1. Because we don’t know enough about Celtic religion, sure. However, it opens up the symbolic meaning of Celtic grave goods to questioning – especially as Celtic peoples were widely travelled and highly involved with Hellenic, Carthaginian, Phrygian and Thracian cultures, and copied ‘foreign’ styles and customs. 1st BCE and 1st CE Celtic coins from Britain arguably depict some Bacchic/Eleusinian imagery – probably something to do with the process of fosterage of British nobles with the Augustan court. Dionysus and/or Apollo appear on a number of Celtic coin copies that you have shown here, and the Gundestrup cauldron has (again arguably) Bacchic (or ‘Sabazian’) imagery and themes. Its worth investigating, I think…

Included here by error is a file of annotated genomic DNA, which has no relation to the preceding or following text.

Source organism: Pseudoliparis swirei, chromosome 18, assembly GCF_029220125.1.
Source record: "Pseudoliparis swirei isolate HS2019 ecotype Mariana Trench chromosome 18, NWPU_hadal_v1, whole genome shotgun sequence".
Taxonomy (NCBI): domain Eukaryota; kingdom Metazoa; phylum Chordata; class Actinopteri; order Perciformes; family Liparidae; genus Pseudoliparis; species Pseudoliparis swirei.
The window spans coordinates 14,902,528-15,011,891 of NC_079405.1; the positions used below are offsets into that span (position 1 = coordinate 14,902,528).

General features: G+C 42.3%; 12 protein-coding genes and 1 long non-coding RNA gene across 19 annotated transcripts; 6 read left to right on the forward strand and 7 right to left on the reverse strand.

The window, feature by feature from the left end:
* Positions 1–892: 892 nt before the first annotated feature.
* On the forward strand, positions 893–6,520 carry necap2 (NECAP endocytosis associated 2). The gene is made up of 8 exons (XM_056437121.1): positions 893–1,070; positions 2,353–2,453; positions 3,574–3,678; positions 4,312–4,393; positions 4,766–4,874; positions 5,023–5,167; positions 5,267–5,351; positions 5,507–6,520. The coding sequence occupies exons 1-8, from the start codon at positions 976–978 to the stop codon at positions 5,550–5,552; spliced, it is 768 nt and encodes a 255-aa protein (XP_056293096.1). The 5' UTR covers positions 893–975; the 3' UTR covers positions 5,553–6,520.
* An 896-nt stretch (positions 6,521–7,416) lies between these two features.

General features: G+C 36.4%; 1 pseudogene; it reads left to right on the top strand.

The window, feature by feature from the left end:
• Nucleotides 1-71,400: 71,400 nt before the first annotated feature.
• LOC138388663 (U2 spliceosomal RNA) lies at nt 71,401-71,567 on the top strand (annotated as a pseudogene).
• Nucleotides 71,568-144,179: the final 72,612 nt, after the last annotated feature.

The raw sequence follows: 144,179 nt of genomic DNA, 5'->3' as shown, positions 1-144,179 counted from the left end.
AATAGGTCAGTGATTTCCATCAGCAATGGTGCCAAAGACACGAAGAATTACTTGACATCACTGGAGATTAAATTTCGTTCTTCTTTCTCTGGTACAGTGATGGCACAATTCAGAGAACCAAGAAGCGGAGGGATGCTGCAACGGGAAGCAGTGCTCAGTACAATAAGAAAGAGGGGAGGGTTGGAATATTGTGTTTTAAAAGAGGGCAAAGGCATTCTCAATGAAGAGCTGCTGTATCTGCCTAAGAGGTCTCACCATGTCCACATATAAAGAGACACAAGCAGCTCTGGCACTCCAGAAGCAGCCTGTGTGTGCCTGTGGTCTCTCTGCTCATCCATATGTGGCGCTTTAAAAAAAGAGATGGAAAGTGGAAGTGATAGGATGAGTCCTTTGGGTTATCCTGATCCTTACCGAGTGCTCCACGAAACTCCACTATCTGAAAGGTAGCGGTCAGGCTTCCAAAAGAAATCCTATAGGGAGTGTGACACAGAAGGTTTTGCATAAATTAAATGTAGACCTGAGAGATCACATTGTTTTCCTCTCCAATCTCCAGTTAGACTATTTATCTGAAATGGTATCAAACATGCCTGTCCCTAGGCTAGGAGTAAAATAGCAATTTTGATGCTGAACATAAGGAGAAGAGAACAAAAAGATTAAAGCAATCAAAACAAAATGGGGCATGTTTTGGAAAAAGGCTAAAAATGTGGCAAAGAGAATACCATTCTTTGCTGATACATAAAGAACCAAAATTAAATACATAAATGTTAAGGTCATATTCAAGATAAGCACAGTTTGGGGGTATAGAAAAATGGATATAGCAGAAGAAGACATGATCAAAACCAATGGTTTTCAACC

2. Hi, I remember seeing these things in the National Museum in Ireland. There was a member of staff standing nearby and I asked him about them. He said that he had been told that the crotail were some kind of representation of a bull’s testicles and that they were hung from the belt. I was a bit suspicious of this explanation at the time and I like your explanation better, but can we really – I mean one hundred per cent – be certain what these things were or is this just the best guess? Anyway, very interesting!

    1. Of course we can’t be sure what exact significance such artifacts held for the Bronze or Iron Age population. We can only make (hopefully) educated guesses..

  3. True, but can we definitely rule out their use as weapons, or weights, or door-knockers (yes, I’m stretching things here!) Is rattle really the only convincing explanation? I hope it is – as I say, I like the idea that it was part of an ancient Celtic Morris Dancing outfit!